Building a model of an Artificial brain

The pos­si­bil­i­ty of build­ing an arti­fi­cial brain was first pro­posed by physi­cist and math­e­mati­cian Alan Tur­ing in the ear­ly 1950s, and the mod­el is as it is even after sev­en decades today in 2022. No one has ever suc­ceed­ed in build­ing such an arti­fi­cial struc­ture, let alone machines that are capa­ble to learn from expe­ri­ence, adjust to new inputs and per­form human-like tasks.

The com­plex­i­ty of the human brain’s form exceeds almost all the won­der­ful struc­tures in the phys­i­cal uni­verse known to date. The brain, putting togeth­er 100 bil­lion neu­rons with 100 tril­lion con­nec­tions, is a machine of giant intri­ca­cy, hav­ing about one quadrillion synapses.

For every neu­ron cell in the brain, there are about 10 mil­lion con­nec­tions on aver­age. This means that all togeth­er, there are 10 sep­til­lion (10 fol­lowed by 24 zeros) synaps­es in the human brain! With so many con­nec­tions, how could it not be inter­est­ing to try to build an arti­fi­cial brain mod­el by repli­cat­ing the same frame and devel­op­ing hired mate­r­i­al con­tent in it?

The world’s largest super­com­put­er, with a mil­lion-proces­sor-core Spik­ing Neur­al Net­work Archi­tec­ture (SpiN­Naker) and designed to work in the same way as the human brain, was switched on in 2018. The machine was capa­ble of com­plet­ing more than 200 mil­lion mil­lion actions per sec­ond, with each of its chips hav­ing 100 mil­lion transistors.

Anoth­er attempt at cre­at­ing an arti­fi­cial brain, IBM plans to release Qiskit Run­time lat­er this year, allow­ing it to con­tin­ue build­ing the 1121-qubit Con­dor com­put­er in 2023 with min­i­mal impact on indi­vid­ual qubit performance.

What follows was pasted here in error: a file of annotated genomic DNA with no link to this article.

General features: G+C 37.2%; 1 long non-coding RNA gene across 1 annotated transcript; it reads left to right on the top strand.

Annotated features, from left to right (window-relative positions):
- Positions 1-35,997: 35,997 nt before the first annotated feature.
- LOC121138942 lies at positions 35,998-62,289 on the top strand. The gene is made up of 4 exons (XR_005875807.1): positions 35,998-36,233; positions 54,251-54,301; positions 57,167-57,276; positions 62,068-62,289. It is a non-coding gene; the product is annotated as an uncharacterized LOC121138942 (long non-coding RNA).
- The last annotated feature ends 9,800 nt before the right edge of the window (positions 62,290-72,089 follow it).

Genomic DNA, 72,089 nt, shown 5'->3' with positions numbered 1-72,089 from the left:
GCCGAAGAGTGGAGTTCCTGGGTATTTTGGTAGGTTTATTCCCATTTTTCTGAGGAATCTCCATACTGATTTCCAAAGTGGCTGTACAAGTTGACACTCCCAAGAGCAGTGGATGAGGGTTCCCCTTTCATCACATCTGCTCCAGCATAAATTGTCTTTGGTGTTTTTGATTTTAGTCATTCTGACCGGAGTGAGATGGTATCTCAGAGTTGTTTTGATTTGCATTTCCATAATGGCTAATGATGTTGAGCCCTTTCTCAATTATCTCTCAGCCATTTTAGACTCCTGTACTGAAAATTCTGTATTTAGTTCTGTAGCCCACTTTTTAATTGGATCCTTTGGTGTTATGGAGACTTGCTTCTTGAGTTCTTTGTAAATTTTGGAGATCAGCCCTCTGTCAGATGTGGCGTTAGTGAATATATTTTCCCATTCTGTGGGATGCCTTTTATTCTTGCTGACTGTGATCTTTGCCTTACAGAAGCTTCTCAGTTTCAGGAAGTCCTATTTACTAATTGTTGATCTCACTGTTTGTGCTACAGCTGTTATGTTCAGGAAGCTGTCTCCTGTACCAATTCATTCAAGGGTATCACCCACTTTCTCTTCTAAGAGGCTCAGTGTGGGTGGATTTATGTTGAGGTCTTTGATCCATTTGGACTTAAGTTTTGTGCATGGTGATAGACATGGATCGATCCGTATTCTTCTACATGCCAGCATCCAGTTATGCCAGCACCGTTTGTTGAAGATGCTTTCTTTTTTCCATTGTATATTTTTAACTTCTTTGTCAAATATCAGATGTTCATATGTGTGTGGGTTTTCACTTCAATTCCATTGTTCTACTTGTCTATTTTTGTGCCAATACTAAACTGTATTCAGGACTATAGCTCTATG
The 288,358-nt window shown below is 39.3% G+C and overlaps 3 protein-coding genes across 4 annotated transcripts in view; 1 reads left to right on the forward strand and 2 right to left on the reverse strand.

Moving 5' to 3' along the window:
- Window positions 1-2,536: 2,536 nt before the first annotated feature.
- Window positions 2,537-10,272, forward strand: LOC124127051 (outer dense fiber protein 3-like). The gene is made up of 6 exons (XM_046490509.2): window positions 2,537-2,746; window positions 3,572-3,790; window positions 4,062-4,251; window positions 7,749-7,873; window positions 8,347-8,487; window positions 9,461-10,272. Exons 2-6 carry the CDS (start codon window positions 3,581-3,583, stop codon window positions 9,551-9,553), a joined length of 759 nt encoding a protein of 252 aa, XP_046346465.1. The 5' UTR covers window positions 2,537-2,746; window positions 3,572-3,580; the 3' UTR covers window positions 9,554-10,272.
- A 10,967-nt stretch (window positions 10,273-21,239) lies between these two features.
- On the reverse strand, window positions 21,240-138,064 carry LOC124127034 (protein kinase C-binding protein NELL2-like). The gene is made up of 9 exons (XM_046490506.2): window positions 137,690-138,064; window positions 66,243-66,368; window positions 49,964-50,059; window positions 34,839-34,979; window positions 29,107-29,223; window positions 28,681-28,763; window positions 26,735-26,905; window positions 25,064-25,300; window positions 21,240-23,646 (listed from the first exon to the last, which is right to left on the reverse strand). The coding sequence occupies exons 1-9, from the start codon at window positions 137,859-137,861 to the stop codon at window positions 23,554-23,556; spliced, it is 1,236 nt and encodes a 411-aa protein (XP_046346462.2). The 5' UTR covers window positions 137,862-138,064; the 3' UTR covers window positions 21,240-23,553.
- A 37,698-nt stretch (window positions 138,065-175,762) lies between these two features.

The process of building an artificial brain

process of building artificial brain

A com­plete map of the phys­i­cal human brain pro­vides you with the struc­ture of the brain. You could then build an arti­fi­cial brain, a mod­el that copies the same archi­tec­ture of the human brain, with its neu­rons and synaps­es, to serve as a basis for all fur­ther simulations.

The main components of an alternative artificial brain are: 

A phys­i­cal frame or hard dri­ve con­tain­ing the brain’s elec­tri­cal and chem­i­cal signals.

A soft­ware pro­gram or com­put­er sys­tem run­ning a sim­u­la­tion mod­el of the human brain. This requires sim­u­lat­ing the activ­i­ty of the neu­rons and synaps­es to repro­duce all aspects of actu­al behavior.

The envi­ron­ment or vir­tu­al envi­ron­ment where neur­al activ­i­ty takes place. This is either an exter­nal stor­age device or, more com­mon­ly nowa­days, an inter­nal one with­in a supercomputer.

The process of building an artificial brain involves three consecutive stages:

Map­ping and sim­u­lat­ing all the fea­tures of the human brain.